A Journey with Jesus
Dr. Robert E. Speer and the Four Absolutes
© 2005 by Dick B. All rights reserved
The Four Absolute Standards of Jesus
The so-called “Four Absolutes”—Absolute Honesty, Absolute Purity, Absolute Unselfishness, and Absolute Love—have long been known and popular in many parts of the Alcoholics Anonymous Community.
Some have attributed their origin to Professor Henry B. Wright and his title The Will of God and a Man’s Lifework. The attribution has some merit in that Wright took the “four standards” of Robert Speer and expanded on them by citing a number of correlative verses from various different church epistles in the New Testament. Some attribute the Four Absolutes to Dr. Frank N. D. Buchman, founder of the Oxford Group; and certainly Buchman mentioned them and wrote about them with great frequency. You can find them in Buchman’s speeches that are recorded in his book Remaking the World. In the Oxford Group itself, they were sometimes known as the “Four Absolutes” and sometimes as the “Four Standards.” Reverend Samuel M. Shoemaker, Jr., whom Bill Wilson dubbed a co-founder of A.A., also wrote about the absolutes in his very first title, Realizing Religion. Though he had an outspoken distaste for them, Bill Wilson often spoke about their commonality in the early A.A. Oxford Group circles in New York.. Dr. Bob Smith, on the other hand, pointed out that early A.A. had no other moral principles, that these four were its “yardsticks” for behavior, and that—to the end of his life—he felt they were of great importance. His remarks are contained in A.A.’s Co-founders pamphlet. Dr. Bob’s wife Anne expressed an even stronger enthusiasm for them as she wrote about them frequently in her 64 page journal that she shared with early AAs and their families. (See Anne Smith’s Journal, 1933-1939). Old-timer Clarence Snyder spoke about them often. (See That Amazing Grace: The Role of Clarence and Grace S. in Alcoholics Anonymous). The Four Absolutes appeared on the masthead of Cleveland A.A.’s Central Bulletin for a number of years. An interpretation of them is still widely circulated out of the Cleveland and Akron A.A. offices. And even out here in Hawaii, Clancy U.—who was sponsored by both Dr. Bob and Clarence—was well-known for concluding his talks by saying, “And don’t forget those Four Absolutes!” In fact, he and his wife traveled all over the United States, and he never stopped mentioning “those Four Absolutes.”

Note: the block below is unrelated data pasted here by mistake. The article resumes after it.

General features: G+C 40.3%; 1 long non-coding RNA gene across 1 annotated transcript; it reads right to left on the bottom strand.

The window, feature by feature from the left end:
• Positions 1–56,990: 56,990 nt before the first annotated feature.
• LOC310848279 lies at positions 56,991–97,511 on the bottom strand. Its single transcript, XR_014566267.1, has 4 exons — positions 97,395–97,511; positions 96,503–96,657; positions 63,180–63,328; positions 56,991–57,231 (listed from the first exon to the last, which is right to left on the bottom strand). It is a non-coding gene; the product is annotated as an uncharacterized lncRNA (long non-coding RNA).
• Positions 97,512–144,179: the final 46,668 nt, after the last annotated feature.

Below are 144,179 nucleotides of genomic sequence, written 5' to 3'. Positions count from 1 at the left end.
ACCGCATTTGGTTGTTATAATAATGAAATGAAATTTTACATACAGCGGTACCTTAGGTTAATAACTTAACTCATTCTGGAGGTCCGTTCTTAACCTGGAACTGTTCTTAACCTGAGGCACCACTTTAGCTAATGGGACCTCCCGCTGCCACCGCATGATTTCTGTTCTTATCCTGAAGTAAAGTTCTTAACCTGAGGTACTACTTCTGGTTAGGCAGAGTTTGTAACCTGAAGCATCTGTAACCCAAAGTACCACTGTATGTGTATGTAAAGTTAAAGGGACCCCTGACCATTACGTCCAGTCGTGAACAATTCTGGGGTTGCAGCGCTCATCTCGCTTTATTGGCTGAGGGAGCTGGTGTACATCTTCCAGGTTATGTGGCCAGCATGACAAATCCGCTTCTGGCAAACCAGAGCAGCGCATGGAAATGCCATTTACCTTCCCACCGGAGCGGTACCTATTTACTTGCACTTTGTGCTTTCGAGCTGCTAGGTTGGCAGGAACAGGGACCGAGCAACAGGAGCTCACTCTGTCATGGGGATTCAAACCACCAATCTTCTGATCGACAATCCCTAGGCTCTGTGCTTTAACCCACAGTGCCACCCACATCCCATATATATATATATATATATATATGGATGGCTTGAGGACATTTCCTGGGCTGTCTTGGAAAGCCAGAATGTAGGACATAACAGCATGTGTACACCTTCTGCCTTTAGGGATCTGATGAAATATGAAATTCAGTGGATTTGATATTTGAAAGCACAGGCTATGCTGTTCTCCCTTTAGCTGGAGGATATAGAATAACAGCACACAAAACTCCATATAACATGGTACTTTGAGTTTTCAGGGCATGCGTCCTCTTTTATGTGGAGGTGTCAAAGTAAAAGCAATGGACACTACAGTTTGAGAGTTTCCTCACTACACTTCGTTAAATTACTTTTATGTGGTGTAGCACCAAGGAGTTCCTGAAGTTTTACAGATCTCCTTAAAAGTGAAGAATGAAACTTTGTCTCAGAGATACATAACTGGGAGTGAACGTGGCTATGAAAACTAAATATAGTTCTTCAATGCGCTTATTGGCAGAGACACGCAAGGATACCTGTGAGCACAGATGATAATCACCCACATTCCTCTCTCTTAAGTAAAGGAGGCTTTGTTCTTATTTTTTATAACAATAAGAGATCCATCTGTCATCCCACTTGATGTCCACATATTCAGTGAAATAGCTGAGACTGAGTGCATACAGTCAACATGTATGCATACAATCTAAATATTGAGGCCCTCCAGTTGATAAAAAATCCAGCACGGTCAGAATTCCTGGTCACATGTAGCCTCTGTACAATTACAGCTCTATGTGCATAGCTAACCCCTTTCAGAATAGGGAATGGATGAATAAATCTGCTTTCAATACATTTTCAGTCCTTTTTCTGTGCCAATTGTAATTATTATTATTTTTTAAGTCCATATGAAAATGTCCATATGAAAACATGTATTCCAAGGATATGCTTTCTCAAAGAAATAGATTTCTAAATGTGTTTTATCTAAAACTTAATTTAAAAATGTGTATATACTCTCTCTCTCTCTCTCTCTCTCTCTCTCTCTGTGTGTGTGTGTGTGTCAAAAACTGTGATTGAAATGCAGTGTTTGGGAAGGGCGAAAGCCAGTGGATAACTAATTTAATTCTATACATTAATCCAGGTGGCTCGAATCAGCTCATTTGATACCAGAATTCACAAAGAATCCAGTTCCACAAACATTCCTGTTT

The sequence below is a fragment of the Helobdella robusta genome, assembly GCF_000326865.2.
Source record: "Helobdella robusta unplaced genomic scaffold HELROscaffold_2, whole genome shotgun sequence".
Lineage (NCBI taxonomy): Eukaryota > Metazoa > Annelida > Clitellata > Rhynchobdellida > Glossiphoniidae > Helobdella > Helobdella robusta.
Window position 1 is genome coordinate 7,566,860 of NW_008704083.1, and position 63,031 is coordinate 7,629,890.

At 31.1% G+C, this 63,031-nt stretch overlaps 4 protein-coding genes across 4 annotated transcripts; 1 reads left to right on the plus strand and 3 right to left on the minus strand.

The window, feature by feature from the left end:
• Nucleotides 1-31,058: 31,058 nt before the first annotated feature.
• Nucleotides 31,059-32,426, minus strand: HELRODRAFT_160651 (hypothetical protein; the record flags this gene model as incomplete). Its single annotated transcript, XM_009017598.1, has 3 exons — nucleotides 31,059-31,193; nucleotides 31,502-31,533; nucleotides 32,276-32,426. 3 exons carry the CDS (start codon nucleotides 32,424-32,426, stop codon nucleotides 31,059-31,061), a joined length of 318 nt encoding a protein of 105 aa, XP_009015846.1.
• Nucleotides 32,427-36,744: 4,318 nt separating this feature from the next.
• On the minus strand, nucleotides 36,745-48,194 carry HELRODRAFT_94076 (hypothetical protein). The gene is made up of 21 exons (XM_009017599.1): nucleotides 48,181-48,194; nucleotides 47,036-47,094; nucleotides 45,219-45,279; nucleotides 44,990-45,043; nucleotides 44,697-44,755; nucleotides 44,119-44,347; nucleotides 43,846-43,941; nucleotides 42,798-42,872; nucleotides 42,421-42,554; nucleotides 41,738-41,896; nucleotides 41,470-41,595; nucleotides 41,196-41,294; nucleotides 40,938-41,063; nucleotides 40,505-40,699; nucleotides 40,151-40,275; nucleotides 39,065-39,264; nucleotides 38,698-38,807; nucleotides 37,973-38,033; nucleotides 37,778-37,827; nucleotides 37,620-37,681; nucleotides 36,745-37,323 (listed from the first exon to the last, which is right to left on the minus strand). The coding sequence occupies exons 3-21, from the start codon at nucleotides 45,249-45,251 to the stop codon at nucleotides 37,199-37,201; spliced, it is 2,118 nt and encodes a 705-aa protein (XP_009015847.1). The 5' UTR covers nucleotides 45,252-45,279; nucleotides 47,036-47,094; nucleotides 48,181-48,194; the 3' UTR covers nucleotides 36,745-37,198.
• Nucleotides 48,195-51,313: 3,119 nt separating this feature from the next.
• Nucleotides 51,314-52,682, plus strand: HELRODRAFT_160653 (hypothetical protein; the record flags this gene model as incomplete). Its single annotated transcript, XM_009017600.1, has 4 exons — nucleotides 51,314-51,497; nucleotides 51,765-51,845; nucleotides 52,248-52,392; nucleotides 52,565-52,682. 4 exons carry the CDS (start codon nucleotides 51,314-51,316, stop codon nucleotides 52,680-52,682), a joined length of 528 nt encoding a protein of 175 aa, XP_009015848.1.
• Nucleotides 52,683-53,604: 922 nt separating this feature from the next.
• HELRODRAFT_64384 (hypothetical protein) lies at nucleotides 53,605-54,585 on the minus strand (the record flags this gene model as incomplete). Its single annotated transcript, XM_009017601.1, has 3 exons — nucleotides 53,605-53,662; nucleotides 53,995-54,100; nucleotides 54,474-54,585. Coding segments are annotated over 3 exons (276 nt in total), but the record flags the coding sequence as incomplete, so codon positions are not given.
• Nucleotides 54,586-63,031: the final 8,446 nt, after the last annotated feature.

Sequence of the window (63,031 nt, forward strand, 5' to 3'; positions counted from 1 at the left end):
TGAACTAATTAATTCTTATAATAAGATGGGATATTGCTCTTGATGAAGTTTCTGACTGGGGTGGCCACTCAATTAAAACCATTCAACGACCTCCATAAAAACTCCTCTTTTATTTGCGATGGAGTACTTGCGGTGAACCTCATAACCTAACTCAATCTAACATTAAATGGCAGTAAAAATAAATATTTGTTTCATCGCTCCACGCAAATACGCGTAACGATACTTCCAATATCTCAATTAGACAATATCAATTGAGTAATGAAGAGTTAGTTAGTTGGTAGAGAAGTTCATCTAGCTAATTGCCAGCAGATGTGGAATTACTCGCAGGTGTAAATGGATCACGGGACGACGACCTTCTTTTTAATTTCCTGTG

Their Source: The Principles of Jesus by Dr. Robert E. Speer
I personally saw but one of Robert E. Speer’s titles among the books in Dr. Bob’s Library. That was Studies of the Man Christ Jesus (NY: Fleming H. Revell, 1896). It was owned a circulated by Dr. Bob and recommended by Anne Smith in her journal. On the other hand, both Bob and Anne were quite conversant with writings by Sam Shoemaker; and Shoemaker mentioned several times that he felt, “One of the simplest and best rules for self-examination that I know is to use the Four Standards which Dr. Robert E. Speer said represented the summary of the Sermon on the Mount—Absolute Honesty, Absolute Purity, Absolute Unselfishness, and Absolute Love” (Samuel M. Shoemaker, Jr., How to Become a Christian. NY: Harper & Row, Publishers, 1953, p. 57). I cannot say for sure that either Dr. Bob or Anne actually read Speer’s book that spelled out the four absolute standards; but they certainly seemed to understand where they came from.
What Dr. Speer Had to Say about Purpose and Principles
My copy of the well-known Speer title is The Principles of Jesus: Applied To Some Questions of To-day, by Robert E. Speer. NY: Fleming H. Revell Company, 1902. Speer’s writing is clear and easy to understand, always documented with Scriptural references. It deserves actual quotation, and that is what I shall provide below:
“Men are no longer content with the conventional judgments about conduct that satisfied them a few years ago. It is a striking sight to see them turning instinctively to Jesus for light on their difficulties or to claim His authority in support of their solutions of the problems of life (p. 9).